More than fifty years ago the U.S. Congress decided that when someone brings a successful discrimination case, the organization (such as a private company, government agency, or education institution) found to have discriminated should pay the attorneys fees that the discriminated person had to spend to bring the case.

This is called “fee-shifting” because usually in the United States, plaintiffs must pay their own lawyers, either up front, or from what they recover in a lawsuit. In civil rights cases the burden of paying an attorney is “shifted” so the defendant pays.

Fee shifting exists in all types of discrimination cases including race, gender, and disability. Without fee-shifting, there would be very little civil rights enforcement in the United States. Anyone who believes in equity and civil rights should support fee shifting.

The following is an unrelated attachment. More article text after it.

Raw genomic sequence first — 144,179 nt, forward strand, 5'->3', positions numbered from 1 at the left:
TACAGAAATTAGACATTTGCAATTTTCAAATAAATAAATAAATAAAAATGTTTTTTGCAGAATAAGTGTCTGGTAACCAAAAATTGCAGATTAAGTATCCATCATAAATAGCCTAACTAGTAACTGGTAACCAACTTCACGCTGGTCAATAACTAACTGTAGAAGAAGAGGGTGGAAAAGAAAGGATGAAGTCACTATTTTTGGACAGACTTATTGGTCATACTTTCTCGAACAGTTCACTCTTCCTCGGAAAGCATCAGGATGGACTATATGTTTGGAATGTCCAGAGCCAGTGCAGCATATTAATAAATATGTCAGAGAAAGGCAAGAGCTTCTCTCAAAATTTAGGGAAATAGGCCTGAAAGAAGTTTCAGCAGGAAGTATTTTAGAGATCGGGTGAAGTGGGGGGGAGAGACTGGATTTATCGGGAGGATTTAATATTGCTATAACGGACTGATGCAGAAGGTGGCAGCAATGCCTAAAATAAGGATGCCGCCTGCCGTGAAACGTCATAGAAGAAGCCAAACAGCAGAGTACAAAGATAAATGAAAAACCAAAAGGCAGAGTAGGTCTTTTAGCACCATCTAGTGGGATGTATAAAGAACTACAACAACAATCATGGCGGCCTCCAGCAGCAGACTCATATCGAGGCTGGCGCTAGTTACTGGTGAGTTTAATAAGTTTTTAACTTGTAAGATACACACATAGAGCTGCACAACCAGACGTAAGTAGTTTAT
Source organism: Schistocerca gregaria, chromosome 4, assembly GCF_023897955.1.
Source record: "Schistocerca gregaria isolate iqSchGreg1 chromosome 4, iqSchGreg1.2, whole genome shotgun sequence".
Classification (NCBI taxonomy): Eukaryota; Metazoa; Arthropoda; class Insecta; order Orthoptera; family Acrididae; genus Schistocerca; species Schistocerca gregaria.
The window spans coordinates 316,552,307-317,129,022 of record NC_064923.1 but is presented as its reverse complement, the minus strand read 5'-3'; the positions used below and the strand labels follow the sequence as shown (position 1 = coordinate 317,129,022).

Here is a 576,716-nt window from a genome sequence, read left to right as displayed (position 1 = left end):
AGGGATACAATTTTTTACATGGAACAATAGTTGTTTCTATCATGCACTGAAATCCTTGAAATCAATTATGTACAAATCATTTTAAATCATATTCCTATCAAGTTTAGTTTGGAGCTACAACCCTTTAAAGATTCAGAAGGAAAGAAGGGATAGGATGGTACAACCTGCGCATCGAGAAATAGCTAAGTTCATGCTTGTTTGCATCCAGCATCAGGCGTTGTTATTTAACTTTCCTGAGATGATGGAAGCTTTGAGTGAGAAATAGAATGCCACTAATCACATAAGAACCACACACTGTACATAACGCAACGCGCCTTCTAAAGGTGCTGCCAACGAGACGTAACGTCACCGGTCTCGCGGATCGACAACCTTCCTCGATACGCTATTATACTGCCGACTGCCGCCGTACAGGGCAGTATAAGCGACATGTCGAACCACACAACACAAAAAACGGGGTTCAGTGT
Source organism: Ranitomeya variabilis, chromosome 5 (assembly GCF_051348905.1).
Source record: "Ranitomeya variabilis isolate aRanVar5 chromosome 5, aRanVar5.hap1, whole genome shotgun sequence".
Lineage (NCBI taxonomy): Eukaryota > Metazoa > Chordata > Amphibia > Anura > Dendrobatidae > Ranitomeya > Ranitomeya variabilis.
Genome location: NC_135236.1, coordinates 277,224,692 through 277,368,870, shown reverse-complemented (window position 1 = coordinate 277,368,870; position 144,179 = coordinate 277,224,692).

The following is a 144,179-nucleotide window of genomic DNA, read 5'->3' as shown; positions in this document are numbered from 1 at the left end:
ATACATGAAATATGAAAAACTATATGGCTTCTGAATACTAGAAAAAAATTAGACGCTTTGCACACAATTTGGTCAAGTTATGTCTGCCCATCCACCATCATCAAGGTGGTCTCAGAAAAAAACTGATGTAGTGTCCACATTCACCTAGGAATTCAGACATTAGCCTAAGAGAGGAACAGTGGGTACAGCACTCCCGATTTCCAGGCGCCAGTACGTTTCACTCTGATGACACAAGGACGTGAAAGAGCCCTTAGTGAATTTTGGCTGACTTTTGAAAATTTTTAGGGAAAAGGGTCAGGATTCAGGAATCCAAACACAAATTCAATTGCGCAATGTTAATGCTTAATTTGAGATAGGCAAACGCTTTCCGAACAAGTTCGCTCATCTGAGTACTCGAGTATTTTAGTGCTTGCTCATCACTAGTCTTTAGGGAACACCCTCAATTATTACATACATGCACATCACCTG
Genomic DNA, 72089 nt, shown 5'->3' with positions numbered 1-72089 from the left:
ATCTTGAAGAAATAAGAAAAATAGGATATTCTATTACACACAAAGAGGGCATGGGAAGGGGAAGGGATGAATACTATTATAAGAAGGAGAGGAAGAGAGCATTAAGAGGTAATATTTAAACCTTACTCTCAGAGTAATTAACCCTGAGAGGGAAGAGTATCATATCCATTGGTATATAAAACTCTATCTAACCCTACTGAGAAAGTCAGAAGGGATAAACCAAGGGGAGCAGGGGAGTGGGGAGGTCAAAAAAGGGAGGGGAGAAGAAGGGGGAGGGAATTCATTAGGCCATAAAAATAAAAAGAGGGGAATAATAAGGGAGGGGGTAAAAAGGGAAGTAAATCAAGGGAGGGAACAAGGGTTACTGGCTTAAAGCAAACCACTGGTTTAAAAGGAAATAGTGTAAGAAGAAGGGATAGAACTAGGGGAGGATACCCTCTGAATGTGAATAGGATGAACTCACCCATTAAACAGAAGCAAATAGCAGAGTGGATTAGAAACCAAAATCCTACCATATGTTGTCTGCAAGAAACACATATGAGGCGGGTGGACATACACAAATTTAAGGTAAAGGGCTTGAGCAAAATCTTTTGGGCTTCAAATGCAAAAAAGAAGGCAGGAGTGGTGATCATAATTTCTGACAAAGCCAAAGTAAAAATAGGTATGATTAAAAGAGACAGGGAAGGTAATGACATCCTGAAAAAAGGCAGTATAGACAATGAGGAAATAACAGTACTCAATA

And fee-shifting is not just about conflictual lawsuits. It also allows collaborative practices including Structured Negotiation to succeed. In a relationship-building process to resolve legal claims, when people bringing those claims need lawyers, fee shifting ensures they can have them.

So are lawyers rejoicing? Lawyers who understand that without fee-shifting the ADA would not be enforced breathed a collective sigh of relief with the Supreme Court’s order. But not for the reasons suspected by the commentator.

Lawyers and non-lawyers alike celebrated the court’s order because any other outcome could have threatened the Americans with Disabilities Act, the foundational law that supports disability inclusion in the United States. Including digital equality.

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Do lawyers file too many web accessibility lawsuits and abuse the system?